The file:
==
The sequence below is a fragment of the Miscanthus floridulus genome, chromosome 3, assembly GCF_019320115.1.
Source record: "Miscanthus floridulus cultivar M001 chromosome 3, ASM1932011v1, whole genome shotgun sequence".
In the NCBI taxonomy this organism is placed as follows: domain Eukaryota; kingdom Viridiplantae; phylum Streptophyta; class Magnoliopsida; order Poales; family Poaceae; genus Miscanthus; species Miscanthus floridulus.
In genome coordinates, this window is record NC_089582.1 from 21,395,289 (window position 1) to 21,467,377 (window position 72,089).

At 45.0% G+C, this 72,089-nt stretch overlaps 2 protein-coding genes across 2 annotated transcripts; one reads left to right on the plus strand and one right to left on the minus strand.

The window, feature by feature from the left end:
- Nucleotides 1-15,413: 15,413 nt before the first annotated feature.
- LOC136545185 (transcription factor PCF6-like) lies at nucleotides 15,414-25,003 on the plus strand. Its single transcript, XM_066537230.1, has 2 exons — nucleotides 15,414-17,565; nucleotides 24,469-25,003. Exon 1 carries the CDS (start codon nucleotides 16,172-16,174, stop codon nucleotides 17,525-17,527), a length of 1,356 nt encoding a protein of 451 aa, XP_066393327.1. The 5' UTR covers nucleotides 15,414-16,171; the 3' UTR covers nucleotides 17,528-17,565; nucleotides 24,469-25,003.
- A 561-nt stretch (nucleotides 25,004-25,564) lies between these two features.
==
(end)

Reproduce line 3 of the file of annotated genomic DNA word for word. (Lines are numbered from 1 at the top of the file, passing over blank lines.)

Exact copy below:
In the NCBI taxonomy this organism is placed as follows: domain Eukaryota; kingdom Viridiplantae; phylum Streptophyta; class Magnoliopsida; order Poales; family Poaceae; genus Miscanthus; species Miscanthus floridulus.